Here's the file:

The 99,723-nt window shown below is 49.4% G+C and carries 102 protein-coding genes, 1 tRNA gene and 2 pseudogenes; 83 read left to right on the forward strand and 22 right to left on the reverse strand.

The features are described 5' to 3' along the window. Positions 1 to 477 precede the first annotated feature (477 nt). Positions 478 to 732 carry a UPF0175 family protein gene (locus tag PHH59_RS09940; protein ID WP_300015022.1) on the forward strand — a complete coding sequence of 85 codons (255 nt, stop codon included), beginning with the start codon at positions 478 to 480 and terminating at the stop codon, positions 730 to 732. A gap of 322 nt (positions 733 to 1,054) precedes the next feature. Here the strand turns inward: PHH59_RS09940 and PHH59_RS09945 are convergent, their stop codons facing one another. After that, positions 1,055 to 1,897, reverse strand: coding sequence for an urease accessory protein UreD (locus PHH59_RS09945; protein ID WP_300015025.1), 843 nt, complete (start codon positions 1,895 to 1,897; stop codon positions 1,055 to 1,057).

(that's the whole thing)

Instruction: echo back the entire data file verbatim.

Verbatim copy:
The 99,723-nt window shown below is 49.4% G+C and carries 102 protein-coding genes, 1 tRNA gene and 2 pseudogenes; 83 read left to right on the forward strand and 22 right to left on the reverse strand.

The features are described 5' to 3' along the window. Positions 1 to 477 precede the first annotated feature (477 nt). Positions 478 to 732 carry a UPF0175 family protein gene (locus tag PHH59_RS09940; protein ID WP_300015022.1) on the forward strand — a complete coding sequence of 85 codons (255 nt, stop codon included), beginning with the start codon at positions 478 to 480 and terminating at the stop codon, positions 730 to 732. A gap of 322 nt (positions 733 to 1,054) precedes the next feature. Here the strand turns inward: PHH59_RS09940 and PHH59_RS09945 are convergent, their stop codons facing one another. After that, positions 1,055 to 1,897, reverse strand: coding sequence for an urease accessory protein UreD (locus PHH59_RS09945; protein ID WP_300015025.1), 843 nt, complete (start codon positions 1,895 to 1,897; stop codon positions 1,055 to 1,057).